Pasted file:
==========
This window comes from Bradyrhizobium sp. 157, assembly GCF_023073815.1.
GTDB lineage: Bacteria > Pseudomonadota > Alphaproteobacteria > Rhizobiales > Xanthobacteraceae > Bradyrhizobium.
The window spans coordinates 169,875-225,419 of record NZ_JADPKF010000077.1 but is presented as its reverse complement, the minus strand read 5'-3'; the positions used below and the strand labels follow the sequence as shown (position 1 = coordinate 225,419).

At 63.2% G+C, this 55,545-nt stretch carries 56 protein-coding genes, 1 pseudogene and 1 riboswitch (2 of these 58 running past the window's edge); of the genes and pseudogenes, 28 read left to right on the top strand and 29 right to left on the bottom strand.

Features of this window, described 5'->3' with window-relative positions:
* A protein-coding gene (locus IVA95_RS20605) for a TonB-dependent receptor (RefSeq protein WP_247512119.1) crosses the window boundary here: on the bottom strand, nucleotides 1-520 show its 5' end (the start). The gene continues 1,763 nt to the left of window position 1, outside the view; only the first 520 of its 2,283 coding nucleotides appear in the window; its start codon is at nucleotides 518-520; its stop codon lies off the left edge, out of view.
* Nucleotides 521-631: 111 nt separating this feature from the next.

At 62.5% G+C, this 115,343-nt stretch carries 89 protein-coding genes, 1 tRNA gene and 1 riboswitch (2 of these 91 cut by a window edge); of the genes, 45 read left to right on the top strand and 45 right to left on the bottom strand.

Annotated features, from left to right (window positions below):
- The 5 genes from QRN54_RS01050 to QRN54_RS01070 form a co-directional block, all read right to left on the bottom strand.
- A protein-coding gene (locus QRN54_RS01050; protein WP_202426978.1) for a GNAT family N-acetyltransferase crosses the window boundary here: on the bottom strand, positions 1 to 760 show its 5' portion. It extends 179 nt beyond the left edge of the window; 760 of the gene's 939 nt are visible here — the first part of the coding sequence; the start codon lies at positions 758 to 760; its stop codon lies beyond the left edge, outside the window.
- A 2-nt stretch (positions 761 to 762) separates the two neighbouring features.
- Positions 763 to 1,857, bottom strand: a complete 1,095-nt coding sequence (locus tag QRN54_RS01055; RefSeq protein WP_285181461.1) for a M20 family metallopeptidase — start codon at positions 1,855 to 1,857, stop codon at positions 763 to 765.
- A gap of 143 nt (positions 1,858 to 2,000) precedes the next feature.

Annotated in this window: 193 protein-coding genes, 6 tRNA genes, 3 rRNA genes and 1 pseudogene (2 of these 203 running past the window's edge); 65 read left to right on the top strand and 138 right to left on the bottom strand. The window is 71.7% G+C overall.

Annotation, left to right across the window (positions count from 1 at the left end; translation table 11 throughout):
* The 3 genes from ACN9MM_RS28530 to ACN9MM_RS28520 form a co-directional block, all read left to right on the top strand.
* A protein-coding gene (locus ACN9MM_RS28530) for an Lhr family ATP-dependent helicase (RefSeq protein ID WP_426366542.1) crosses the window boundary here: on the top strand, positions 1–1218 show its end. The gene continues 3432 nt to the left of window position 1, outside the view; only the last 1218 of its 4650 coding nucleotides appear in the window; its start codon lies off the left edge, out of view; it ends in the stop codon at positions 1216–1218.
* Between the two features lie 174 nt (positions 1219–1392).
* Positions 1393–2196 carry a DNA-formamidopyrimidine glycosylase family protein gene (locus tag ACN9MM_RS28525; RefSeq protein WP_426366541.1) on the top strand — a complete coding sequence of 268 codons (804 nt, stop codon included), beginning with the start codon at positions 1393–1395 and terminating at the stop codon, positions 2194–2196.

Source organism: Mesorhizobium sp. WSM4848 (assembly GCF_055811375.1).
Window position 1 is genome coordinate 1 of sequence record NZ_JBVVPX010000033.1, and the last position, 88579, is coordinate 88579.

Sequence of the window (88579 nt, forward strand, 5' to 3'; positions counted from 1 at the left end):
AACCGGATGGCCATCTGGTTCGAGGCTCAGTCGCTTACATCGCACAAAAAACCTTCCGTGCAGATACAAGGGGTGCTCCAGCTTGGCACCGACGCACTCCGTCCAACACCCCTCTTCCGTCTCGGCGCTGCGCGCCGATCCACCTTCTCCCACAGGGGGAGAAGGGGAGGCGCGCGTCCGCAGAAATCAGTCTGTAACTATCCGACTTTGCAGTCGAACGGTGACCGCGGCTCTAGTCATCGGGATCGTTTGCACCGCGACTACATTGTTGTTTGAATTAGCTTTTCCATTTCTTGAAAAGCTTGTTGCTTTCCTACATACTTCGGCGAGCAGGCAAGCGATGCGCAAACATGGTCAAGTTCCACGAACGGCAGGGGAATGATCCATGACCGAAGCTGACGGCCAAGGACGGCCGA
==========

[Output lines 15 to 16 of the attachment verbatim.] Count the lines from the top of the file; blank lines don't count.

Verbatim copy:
Annotated in this window: 193 protein-coding genes, 6 tRNA genes, 3 rRNA genes and 1 pseudogene (2 of these 203 running past the window's edge); 65 read left to right on the top strand and 138 right to left on the bottom strand. The window is 71.7% G+C overall.

Annotation, left to right across the window (positions count from 1 at the left end; translation table 11 throughout):